The Australian Institute of Criminology (AIC) manages the annual Australian Crime and Violence Prevention Awards (ACVPA) every year, with the Director of the AIC chairing the Selection Board. On 29 November 2018, 12 projects were recognised at an award ceremony at Parliament House in Canberra. The Senator the Hon Linda Reynolds CSC, Assistant Minister for Home Affairs, announced the winners.
ACVPA police winners
Queensland Police Service Gold Coast Domestic and Family Violence Taskforce, Queensland— Gold Award winner
The Gold Coast Domestic and Family Violence Taskforce has, since January 2016, demonstrated Queensland Police Service’s innovation and community leadership. The taskforce has developed new relationships, programs, practices and strategies which have substantially improved safety for our most vulnerable. High level professional services are meeting the needs and expectations of victims of violence, and homicides have been prevented. Collaborative adaptive working relationships thrive on trust and understanding with the prevention benefits spilling into all areas relating to the treatment of complex social harm and crime. The new approaches, programs and partnerships are providing great public and social value now and for the future.
This is a multi-faceted, evidence-based response to family and domestic violence. The initiative addresses an issue of national concern and reduces serious impacts on victims. The nomination was backed by substantial supporting information that clearly articulates the need for a focused and multi-faceted response to the problem of family and domestic violence and gives evidence of its success, including statistics indicating a downward trend in violent incidents.
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Speak Up, Be Strong, Be Heard, Queensland— Silver Award winner
The Speak Up, Be Strong, Be Heard project was developed in response to the Preventing youth sexual violence and abuse in West Cairns and Aurukun report. The project developed an ethos of child protection by increasing community awareness of youth sexual violence and abuse, strengthening reporting obligations and improving the overarching agency interventions in the community.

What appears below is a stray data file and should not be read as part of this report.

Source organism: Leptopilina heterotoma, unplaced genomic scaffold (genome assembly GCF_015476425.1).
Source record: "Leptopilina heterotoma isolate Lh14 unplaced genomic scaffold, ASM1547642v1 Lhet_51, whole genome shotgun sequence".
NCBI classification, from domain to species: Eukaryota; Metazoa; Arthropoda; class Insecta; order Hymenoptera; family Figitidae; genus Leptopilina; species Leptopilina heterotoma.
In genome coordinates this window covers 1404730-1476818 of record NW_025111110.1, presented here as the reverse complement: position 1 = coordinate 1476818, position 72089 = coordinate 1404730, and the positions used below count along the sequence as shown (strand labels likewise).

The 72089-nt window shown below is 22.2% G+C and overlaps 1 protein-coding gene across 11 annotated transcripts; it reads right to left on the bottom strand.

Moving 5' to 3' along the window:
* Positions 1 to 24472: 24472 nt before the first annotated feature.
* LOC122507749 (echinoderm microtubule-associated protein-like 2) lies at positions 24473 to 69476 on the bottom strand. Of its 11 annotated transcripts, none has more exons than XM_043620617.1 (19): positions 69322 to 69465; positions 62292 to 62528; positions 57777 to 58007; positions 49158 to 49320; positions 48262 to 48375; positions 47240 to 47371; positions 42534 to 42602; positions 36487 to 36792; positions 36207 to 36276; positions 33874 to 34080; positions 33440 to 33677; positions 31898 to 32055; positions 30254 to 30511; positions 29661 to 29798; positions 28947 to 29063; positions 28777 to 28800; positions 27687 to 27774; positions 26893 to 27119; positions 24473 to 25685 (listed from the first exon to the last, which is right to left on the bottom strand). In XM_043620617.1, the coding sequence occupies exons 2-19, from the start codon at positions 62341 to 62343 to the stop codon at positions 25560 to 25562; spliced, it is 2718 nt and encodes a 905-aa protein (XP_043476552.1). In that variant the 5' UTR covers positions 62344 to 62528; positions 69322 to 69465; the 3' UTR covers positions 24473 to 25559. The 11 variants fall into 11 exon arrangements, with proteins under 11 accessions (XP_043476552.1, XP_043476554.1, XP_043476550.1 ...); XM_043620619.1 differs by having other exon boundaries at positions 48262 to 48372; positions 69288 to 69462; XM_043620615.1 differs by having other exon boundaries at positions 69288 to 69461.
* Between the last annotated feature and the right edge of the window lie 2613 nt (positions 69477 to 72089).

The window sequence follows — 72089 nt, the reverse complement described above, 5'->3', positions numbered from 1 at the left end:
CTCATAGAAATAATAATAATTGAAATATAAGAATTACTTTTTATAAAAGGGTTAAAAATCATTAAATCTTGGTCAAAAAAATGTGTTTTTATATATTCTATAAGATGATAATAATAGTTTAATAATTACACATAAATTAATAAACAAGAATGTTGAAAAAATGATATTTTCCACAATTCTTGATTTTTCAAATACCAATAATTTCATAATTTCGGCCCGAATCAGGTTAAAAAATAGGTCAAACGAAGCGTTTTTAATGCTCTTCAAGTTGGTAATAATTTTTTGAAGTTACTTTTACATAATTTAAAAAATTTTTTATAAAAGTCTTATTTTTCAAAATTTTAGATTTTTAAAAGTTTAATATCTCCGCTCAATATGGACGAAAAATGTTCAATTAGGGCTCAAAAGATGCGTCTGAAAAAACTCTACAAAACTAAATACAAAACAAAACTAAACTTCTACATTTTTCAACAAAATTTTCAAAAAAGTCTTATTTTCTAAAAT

This is a unique and effective approach to dealing with the problem of youth sexual violence and abuse in Cape York communities. The program engages locally in a culturally appropriate and inclusive way that responds to local Indigenous needs. While the program is yet to be properly evaluated, there is evidence that reporting has substantially increased, in a way that is likely to be at least partly attributable to this program.
Connected Women, Queensland—Silver Award winner
Connected Women is a unique, vibrant nine-week program led by women from the Queensland Police Service. It is designed especially for newly arrived young Muslim refugee women. The Islamic Women’s Association of Australia works in partnership with senior female police mentors to empower these young women and educate them to reduce violence and increase reporting, accessibility, safety and the human rights of participants.
This is a very practical approach to connecting police with vulnerable women who may have experienced trauma, who may be victims of family violence and other offences, and who may not trust police. The program has the potential to empower these women in ways that help them stay free of violent victimisation. The nomination includes materials that demonstrate the initiative’s effectiveness in action and summarise the findings of an independent evaluation.
Stay Safe in our State: Advice for international students, New South Wales—Bronze Award winner
The original project ‘Getting Along in Wollongong’ aimed to create a video which provides information on safety and crime prevention accessible to an audience of international students at the University of Wollongong (UOW). It aimed to increase public safety while reducing fear of crime by increasing viewers’ awareness of safety issues and teaching them how to access assistance. The objectives of sustainability and education were accomplished by developing a video available for viewing online, at local services and through the UOW’s orientation program for new students. Since its local implementation in 2016, it has been recognised by the NSW Police Force and NSW Department of Industry as the key resource promoted to reach students across New South Wales and internationally.